It is an object of the invention to incorporate the clutch mechanism inside the inner escutcheon of a lock and thereby permit to be used with a wide range of mortise locks, even with locks that are already installed.
 The placement inside the inner escutcheon provides the advantages of greater security and better aesthetics:
 Greater security since it is protected against manipulation from the outside and against adverse climatic conditions; and better aesthetics since the outer escutcheon does not need any extraordinary dimensions for housing the clutch mechanisms.
 Electronic locks are characterised in that they have a mechanical lock that physically secures the door to the frame and having certain electronic means for authorising the use of that lock. The electronic means include a reader that permits to read data from a coded medium that can take different forms and different technologies, such as for example a magnetic card, a proximity card or a key with memory. We will in general name these coded media as keys. When a key with valid data is presented, the electronic control permits the outer handle to operate one of the shafts of the mechanical lock, either by means of releasing a latch that was preventing the handle from turning or by means of activation of a clutch that connects the shaft of the handle to the shaft of the lock.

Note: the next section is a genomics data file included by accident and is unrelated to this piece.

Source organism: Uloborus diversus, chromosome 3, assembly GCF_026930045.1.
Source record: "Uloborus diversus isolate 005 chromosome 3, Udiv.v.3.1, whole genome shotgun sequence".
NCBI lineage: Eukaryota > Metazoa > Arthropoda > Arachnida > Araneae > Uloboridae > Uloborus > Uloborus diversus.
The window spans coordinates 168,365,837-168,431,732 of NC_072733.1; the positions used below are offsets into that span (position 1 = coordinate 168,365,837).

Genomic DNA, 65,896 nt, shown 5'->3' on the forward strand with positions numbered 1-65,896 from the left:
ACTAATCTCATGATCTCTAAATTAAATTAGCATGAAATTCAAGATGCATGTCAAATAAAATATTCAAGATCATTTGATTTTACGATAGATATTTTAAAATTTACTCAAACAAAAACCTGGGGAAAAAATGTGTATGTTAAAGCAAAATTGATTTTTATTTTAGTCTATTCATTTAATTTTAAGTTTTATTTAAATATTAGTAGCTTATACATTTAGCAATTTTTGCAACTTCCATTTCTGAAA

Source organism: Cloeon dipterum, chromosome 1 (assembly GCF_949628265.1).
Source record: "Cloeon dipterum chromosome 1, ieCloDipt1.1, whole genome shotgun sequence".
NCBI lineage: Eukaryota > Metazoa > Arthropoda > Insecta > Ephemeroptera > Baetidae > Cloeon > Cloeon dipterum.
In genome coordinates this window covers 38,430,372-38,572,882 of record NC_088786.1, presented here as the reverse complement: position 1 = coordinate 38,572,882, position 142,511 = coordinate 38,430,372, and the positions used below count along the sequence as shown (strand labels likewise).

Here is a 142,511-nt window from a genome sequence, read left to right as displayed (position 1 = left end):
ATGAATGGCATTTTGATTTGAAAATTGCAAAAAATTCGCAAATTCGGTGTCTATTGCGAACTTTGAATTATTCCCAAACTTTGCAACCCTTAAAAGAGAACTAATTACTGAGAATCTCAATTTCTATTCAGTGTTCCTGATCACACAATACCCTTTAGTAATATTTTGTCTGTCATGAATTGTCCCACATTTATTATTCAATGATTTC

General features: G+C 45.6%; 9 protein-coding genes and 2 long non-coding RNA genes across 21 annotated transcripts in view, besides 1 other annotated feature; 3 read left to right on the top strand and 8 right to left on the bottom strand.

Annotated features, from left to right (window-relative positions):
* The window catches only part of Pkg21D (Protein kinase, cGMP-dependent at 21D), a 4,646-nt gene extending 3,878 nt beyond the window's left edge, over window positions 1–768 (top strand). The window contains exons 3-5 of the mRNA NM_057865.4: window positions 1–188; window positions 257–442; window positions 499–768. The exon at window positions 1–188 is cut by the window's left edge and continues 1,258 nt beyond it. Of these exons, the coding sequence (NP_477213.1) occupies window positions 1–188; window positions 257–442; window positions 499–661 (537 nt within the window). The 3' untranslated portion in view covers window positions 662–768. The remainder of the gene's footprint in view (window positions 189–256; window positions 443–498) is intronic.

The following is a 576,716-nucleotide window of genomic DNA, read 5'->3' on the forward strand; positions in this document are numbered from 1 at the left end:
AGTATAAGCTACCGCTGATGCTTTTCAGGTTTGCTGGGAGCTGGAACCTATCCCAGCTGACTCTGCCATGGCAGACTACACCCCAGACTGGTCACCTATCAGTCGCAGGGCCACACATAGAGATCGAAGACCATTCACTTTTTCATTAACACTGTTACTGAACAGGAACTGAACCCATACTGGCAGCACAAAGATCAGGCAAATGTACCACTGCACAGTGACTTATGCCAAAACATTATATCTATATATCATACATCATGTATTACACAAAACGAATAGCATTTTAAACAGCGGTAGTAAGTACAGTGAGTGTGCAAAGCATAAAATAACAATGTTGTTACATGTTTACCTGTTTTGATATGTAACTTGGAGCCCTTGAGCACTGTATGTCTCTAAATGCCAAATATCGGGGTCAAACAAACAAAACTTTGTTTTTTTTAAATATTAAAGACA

Mechanical locks can have one or several shafts. Some open the catch bolt and are usually operated by a handle or knob. Others close or open a lever and are usually operated by means of cylinder, either with a key, or with a rotating knob. Electronic control can govern the action of one or several of the shafts depending on the applications of the lock. In the description that follows, we do not distinguish between one and another shafts, nor between handles and knobs, using instead the generic term handle.
 Solutions based on a latch, though they are simpler, are less secure than those based on a clutch since the latch has to resist all kinds of stresses that are applied to the handle when an attempt is made to force it, while the clutch simply does not transmit those stresses to the lock.
 Moreover, the handle in the inner side of the door must always open the lock in order to permit exit in cases of emergency, without the intervention of any electronic control. This feature is called anti-panic.
 There are numerous patents on clutch mechanisms for electronic locks housed in the outer escutcheon and which connect the shaft of the outer handle to the shaft that operates the lock, which is permanently connected to the inner handle.
 One improvement is to locate the clutch in the inside of the door rather than in the outside. This is a more secure solution since the clutch is then protected from possible manipulations. It is more reliable from the environmental point of view since the inner side usually suffers smaller variations in temperature and humidity. It can also be more aesthetic since the outer escutcheon does not have to house the clutch mechanism.
 Patent EP 0 819 810 claims a clutch placed in the inner escutcheon and which actuates the lock via two concentric shafts. The first shaft is connected to the outer handle. The second shaft is connected to the inner handle and to the tumbler of a modified cylinder via which it opens the lock.